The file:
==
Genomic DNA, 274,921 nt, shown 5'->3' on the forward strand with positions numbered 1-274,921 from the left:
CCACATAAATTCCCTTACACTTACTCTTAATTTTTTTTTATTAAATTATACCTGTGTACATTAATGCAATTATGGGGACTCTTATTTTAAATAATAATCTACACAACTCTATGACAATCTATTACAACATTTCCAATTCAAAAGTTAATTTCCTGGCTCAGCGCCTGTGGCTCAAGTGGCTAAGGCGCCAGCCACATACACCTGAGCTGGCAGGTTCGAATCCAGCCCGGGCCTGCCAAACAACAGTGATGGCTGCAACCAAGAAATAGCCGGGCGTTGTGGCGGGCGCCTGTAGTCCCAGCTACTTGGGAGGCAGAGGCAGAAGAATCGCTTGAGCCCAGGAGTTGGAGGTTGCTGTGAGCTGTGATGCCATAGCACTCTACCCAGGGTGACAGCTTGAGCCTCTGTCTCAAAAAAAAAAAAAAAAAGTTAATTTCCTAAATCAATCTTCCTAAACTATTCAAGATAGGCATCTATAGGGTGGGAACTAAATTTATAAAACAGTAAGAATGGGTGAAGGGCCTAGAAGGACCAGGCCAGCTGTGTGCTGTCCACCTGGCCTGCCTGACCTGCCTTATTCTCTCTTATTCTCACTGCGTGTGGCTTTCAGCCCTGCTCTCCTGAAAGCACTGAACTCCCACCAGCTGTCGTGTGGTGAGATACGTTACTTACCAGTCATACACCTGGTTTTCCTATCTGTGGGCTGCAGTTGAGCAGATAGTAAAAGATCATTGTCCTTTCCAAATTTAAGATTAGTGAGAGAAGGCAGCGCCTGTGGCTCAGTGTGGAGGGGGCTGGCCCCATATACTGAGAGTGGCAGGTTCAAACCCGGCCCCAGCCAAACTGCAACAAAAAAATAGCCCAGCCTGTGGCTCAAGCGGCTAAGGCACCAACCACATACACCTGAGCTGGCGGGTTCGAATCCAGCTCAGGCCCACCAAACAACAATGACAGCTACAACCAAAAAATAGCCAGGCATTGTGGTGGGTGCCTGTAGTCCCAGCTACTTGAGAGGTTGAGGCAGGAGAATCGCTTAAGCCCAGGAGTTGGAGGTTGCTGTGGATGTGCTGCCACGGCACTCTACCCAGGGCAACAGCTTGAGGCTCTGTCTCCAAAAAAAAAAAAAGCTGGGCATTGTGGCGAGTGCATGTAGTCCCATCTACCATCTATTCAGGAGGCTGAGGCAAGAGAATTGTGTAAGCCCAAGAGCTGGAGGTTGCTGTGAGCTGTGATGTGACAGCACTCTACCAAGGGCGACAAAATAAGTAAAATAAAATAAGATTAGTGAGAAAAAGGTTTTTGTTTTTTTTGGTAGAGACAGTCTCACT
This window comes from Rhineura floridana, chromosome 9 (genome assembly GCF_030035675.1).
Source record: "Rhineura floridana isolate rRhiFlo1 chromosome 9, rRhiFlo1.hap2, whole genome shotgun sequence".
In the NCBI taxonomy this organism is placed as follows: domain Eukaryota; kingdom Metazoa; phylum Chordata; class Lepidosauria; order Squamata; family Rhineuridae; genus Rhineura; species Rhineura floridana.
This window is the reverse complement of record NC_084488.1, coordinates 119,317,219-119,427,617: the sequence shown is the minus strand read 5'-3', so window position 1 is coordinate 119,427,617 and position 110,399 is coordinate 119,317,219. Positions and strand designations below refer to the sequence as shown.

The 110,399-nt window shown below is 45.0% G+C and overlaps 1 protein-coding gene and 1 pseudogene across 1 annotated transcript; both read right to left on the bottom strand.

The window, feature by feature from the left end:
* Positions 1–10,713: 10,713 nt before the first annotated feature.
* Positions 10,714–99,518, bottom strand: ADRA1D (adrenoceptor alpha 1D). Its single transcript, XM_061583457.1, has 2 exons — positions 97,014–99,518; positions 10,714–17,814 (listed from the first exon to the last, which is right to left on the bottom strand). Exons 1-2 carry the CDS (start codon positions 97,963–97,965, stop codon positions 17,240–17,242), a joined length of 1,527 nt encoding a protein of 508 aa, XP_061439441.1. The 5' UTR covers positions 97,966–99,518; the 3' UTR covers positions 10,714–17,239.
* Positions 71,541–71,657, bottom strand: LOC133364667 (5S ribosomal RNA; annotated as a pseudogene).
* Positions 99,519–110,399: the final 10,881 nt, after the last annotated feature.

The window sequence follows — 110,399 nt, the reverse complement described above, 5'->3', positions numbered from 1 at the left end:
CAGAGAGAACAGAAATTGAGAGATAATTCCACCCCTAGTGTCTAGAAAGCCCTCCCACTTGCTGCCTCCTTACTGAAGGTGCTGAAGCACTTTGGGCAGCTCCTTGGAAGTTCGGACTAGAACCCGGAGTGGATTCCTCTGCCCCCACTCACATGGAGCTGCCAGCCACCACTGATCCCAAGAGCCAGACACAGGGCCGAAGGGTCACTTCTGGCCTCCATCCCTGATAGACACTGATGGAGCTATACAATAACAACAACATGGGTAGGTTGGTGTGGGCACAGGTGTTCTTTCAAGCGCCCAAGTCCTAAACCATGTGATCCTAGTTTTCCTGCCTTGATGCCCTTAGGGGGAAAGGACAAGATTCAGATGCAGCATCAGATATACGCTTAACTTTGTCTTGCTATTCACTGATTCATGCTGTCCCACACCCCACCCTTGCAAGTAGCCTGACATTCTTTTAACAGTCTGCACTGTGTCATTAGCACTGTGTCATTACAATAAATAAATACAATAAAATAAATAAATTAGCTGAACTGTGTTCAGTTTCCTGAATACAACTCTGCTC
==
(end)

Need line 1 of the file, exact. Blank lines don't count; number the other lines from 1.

Genomic DNA, 274,921 nt, shown 5'->3' on the forward strand with positions numbered 1-274,921 from the left: